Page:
Review by Rumsey Taylor
Posted on 11 July 2004
Source The Criterion Collection DVD
The camera relays a powerfully humanistic quality in that it sees, and more importantly, remembers. There are other devices that mimic human action; none are potentially more intimidating. The camera is as discerning as the human eye — it is what it is designed after.
This claim is inherent to Peeping Tom. The film opens with a fearsome point-of-view shot: a camera pans across a dark London street. The subjective view sights a prostitute. “It’ll be two quid,” her cockney voice sounds. The cameraman’s hand deposits an empty box of film into the garbage, and the woman is followed up a case of stairs.
Above the woman lays on a bed, facing the camera. The view shifts left, and the vision is briefly obscured. The angle tilts back to its former position, a noticeable glare appears over the woman’s face. She stares back at us with fright, and screams. The camera closes in on the woman’s expression of authentic terror. Shortly after, the developed film is seen projected in the darkened venue of a private screening.
Mark Lewis is the cameraman — and killer — responsible for the opening scene. The resulting footage (running behind the title credits) repeats the prior action. There is a controversial psychology at play: Mark films his killings, and will edit the footage into a documentary study of fear. In addition, he films the police finding the body, the newspaper headlines, and others’ reactions. In his crimes he is entirely omniscient, benefiting from the knowledge the media seeks. Mark, much like the director of a work of fiction, is afforded this rare masochistic opportunity.
Peeping Tom followed a train of successes from British filmmaker Michael Powell, who, along with scenarist Emric Pressberger, is responsible for The Red Shoes, Black Narcissus, and The Life and Death of Colonel Blimp; Peeping Tom was critically rejected and banned, and although not his final film, it is seen as Powell’s career-ender.
The film’s controversy is timeless, as it visibly exploits the voyeuristic nature of film. Mark’s point-of-view (as in the opening shot) is frequented, with each turn revealing more of his scheme, culminating in the revelation of his ongoing study. The aforementioned “glare” results from a mirror affixed to the camera’s lens — Mark’s victims’ terror results from the image of their own death.
Mark clutches his camera with the instinctive defense of a mother. When he is without the device, as when a police officer inspects it, he mimics the actions of others, enacting what he sees, recording it. The camera is an extension of Mark’s psyche; it is the literal manifestation of his masochistic gaze.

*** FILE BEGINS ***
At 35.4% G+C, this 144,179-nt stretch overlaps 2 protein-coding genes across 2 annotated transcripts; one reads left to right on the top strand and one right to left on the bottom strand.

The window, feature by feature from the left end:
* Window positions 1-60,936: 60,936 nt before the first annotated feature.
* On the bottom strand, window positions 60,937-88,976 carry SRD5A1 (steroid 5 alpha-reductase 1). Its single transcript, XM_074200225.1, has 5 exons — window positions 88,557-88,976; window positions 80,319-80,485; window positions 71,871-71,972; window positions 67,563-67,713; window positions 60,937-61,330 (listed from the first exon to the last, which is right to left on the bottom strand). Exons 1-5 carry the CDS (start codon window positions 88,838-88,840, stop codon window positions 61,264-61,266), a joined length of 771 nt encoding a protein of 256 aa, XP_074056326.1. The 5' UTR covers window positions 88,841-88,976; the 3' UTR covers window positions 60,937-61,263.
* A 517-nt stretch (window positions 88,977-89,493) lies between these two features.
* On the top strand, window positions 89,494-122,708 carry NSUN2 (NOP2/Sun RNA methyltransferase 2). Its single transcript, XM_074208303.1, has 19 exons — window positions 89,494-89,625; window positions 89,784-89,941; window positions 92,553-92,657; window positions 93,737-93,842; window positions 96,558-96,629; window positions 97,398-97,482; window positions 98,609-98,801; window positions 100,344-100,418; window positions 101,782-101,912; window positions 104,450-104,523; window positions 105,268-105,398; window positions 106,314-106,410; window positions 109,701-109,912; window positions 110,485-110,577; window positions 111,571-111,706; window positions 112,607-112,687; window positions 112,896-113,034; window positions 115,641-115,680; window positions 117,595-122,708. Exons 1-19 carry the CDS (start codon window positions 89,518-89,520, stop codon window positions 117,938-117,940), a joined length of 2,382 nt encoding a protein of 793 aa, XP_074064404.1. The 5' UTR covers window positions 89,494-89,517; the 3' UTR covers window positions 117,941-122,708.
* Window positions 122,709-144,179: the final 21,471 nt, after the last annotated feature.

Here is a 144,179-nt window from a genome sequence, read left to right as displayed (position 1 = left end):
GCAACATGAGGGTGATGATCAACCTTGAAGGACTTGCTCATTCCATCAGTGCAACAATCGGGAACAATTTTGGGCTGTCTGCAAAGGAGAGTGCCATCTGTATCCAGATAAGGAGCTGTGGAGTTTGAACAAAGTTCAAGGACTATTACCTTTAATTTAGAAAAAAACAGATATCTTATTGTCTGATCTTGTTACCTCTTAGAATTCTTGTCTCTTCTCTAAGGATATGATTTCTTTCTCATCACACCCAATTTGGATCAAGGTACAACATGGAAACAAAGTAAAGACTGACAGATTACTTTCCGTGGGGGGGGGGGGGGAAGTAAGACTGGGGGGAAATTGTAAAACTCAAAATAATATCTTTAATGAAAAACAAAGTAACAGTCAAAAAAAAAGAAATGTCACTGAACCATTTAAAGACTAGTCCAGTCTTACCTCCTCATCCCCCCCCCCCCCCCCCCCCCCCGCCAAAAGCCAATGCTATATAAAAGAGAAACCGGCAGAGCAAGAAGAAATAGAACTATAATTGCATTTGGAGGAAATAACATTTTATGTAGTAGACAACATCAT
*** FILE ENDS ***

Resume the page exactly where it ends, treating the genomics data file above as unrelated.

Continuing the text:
Unlike other psychologically disturbed characters in film, Mark admits his sickness. He realizes, also, that there is no quick remedy. His “studies” emulate his father’s — a renowned biologist who studied reactions of the nervous system to fear. Mark reminisces episodes from his youth in which he would awaken, screaming, disturbed by a lizard placed upon him in his sleep. He was his father’s test subject.
Mark’s mother died in his childhood (his father filmed him grasping the hand of her corpse). She was replaced soon after (a “surrogate mother” he calls her). In this manner Mark has been deprived of a maternal relationship. He accepts the most domineering familial influence, his father’s masochistic experimentation. The iconoclastic “mother” has been removed from Mark’s existence; this deprivation fosters a misogynistic social view, and Mark’s victims are all women.
The sexual impetus fueling Mark’s crimes becomes complicated once a super-curious neighbor, Helen, takes interest in Mark (he is, however reclusive, attractively mysterious). The two go on a date later in the film, and she kisses him afterward. Judging from his reaction, it is a rare example of affection for Mark, who then presses his camera’s lens to his lips.
Peeping Tom opened months prior to the 1960 release of Psycho. In comparison, the films demonstrate differentiated approaches to horror, although both are comparably horrific: Psycho emphasizes visceral action; Peeping Tom is more cerebral.
However, Psycho is limited in the existential relevance of its horror; Peeping Tom, conversely, is akin to the psychological nature of filmmaking. No film, simply, more rightly depicts the psychology of helming a camera, fashioning scenario, and filming it. Directors are alchemists, and characters are pawns to exercise their every temptation, impulse, motivation, fear, or sin.
There is a looming presence in Peeping Tom. Many shots are seen through a camera’s viewfinder (its crosshairs appear on screen); in this manner the viewer is forced to identify with the killer. His victims, screaming at the sight of their own death, look back with fear — and they are looking towards us.
No film, to mind, better degrades the position of the viewer.